Alas, it didn’t quite work out the way. In fact, following the publication of The Feminist And The Cowboy, Valdes has now come forward to say the cowboy raped and physically and emotionally abused her. Keep reading »
A few years ago ….
Today, in 2012, I avoid him as much as I can. But my friend (?) Richard used to joke (?) that I only called him when I broke up with my boyfriends. Kinda true, kinda false. Regardless — a few years ago — I don’t even call him this time, I just end up at his apartment for some small party.
He scents the pain in me, and suddenly we’re in a back room, alone. One of the reasons he’s so good at this is that he smells vulnerability like a shark smells blood. I don’t remember whether I ask him to hurt me, or he just grabs me. “Something’s close to the surface,” I tell him, while he leaves bite-shaped bruises on my upper arm. He knows me; he doesn’t leave bruises in places I can’t cover with a t-shirt.
“What is it?” he asks, and I choke on it. I’m already starting to cry. We’ve only been doing this for a moment.
“Red,” I say. The safeword. I’m sobbing. “Red.” Richard stops immediately. “Tears,” I say. “Tears were close to the surface.” Keep reading »
“You know what’s so funny is, I actually think there’s a new feminism that is completely different and I don’t think either is better or worse. Any kind of feminist has valid views for herself about what it means to be a feminist, but, as a new-age feminist, I would say I quite like the transference of strength I feel by submitting to a man – being under him. I actually wrote a song about it on my album, it’s called “GUY” and it stands for “Go Under You.” So wearing makeup, smelling delicious and having suckable, kissable, edible things between your limbs is something I find strengthening because I know that when I pick the right guy, I can let him have it. Some women feel oppressed by make-up and clothing, and here’s to them, they have every right to feel that way as well.”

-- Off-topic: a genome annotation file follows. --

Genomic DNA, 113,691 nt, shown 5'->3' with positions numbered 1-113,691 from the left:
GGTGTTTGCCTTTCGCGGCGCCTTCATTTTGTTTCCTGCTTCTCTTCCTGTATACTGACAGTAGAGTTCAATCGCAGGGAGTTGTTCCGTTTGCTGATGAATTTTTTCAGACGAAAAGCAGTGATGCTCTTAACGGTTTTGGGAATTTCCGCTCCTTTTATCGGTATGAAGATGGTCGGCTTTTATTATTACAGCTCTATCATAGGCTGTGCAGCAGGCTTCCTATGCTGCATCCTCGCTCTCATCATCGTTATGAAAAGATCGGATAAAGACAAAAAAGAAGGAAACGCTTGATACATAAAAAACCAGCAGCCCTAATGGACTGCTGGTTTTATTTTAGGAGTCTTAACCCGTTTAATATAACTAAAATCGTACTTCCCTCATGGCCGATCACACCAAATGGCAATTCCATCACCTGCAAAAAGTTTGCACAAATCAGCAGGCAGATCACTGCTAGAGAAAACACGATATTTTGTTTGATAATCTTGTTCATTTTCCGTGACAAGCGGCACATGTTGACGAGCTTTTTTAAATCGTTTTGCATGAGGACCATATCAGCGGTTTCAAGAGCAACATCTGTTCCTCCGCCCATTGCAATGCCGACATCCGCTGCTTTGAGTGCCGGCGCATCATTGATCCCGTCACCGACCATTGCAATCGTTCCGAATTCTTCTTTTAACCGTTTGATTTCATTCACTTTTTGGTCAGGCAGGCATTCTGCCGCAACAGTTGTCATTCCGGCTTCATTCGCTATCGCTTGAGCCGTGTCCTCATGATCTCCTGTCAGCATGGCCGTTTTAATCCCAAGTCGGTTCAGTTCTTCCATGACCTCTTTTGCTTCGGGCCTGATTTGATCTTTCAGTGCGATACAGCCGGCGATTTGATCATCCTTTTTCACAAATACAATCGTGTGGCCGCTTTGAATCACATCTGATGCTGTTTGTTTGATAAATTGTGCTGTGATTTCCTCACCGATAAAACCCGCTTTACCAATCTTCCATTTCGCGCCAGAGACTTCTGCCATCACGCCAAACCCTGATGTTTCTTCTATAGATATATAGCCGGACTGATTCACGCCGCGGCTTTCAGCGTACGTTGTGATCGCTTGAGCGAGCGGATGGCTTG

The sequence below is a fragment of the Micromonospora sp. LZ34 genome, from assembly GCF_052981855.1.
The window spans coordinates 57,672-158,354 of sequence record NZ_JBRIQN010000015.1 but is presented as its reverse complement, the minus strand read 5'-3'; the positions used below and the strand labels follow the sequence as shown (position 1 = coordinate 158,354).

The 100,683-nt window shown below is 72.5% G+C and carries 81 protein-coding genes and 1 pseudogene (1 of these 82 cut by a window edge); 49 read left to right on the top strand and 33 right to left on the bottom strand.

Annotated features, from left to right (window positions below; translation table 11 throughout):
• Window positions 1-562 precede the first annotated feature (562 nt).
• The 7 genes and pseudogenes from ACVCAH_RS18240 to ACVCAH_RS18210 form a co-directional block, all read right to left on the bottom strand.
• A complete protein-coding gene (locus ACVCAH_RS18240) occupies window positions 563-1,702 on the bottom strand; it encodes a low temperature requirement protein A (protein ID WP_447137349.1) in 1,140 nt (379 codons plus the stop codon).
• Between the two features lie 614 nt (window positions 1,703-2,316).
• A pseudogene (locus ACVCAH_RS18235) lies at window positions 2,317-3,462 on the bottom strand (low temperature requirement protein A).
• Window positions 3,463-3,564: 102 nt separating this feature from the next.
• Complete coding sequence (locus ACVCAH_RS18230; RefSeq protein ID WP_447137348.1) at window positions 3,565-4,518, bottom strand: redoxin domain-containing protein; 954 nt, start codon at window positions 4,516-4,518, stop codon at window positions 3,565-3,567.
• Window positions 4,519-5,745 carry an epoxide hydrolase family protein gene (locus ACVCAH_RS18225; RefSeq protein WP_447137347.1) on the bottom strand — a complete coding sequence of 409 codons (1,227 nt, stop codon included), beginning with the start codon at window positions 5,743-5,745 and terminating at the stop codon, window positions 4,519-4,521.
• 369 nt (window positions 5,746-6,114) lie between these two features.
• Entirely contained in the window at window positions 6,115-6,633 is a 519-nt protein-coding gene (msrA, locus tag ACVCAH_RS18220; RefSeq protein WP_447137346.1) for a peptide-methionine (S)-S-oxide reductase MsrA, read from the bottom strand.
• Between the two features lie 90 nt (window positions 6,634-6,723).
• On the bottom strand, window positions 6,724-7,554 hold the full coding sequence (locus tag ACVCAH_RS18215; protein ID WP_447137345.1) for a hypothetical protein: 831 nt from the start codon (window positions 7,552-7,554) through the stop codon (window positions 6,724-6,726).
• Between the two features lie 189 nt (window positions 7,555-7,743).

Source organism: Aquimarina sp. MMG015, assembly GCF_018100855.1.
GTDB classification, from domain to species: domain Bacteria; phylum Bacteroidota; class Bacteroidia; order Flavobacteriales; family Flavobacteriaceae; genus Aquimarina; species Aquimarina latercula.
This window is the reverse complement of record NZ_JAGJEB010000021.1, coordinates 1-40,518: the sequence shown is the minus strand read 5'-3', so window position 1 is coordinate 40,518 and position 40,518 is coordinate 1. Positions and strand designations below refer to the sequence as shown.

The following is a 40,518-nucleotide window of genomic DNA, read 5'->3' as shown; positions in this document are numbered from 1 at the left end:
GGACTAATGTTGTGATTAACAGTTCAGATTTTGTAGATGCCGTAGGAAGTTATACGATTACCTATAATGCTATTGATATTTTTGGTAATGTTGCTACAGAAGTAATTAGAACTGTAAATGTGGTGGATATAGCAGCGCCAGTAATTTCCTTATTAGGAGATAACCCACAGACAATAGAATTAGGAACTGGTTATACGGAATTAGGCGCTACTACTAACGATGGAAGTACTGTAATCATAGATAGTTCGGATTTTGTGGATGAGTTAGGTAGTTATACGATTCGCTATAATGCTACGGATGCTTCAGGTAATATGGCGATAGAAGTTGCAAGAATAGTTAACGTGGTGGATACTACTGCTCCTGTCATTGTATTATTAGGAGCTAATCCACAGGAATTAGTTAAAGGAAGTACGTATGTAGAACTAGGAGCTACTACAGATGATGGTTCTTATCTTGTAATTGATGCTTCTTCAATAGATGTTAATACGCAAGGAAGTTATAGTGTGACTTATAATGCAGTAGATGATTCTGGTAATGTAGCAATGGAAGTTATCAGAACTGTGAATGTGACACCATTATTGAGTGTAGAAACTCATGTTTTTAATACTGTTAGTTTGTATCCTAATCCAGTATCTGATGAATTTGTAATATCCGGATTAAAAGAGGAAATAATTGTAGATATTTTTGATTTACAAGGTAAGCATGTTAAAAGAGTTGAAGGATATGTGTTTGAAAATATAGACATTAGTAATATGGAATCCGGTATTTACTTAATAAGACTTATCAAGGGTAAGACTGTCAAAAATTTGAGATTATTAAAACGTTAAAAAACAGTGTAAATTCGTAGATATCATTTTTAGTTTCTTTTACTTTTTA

– Lady Gaga actually says the resonant thing about feminism — to me — that that I’ve heard a pop star say. Yes, it’s possible to be a savvy businesswoman and multi-million-record-selling pop star but also submit to a man in the bedroom for sexual fantasy! And yes, it’s possible to be a feminist and choose to wear makeup! And yes, it’s possible to be a feminist and choose not to wear makeup! I don’t know quite what Gaga is rambling about with the “suckable, kissable, edible things between your limbs” part, though. Guess she likes to play with her food? (Ironically, however, this photo was taken while she was visiting accused rapist/Wikileaks founder Julian Assange in London, proving there is no “perfect feminist.”) [Stylist UK] [Photo: Bauer-Griffin]
“Call me in one hour and tell me your boyfriend dumped you,” I told my girl friend as we stood outside the movie theater where we had just seen “Magic Mike.” “If the party’s weird and I want to leave, I’ll say ‘Oh my God, are you okay? I’ll come meet you!’ Got it?”
“Sure thing,” my friend promised.
“I’m texting you the address I’m going to right now,” I told her, tapping on my iPhone. “Just in case these people turn out to be rapist-murderers.”
“I’m sure they’ll be fine,” she soothed me. We hugged goodbye and parted at a street corner. “Have fun!” is what she called as I walked away.
Have fun at your spanking party is what she meant. Keep reading »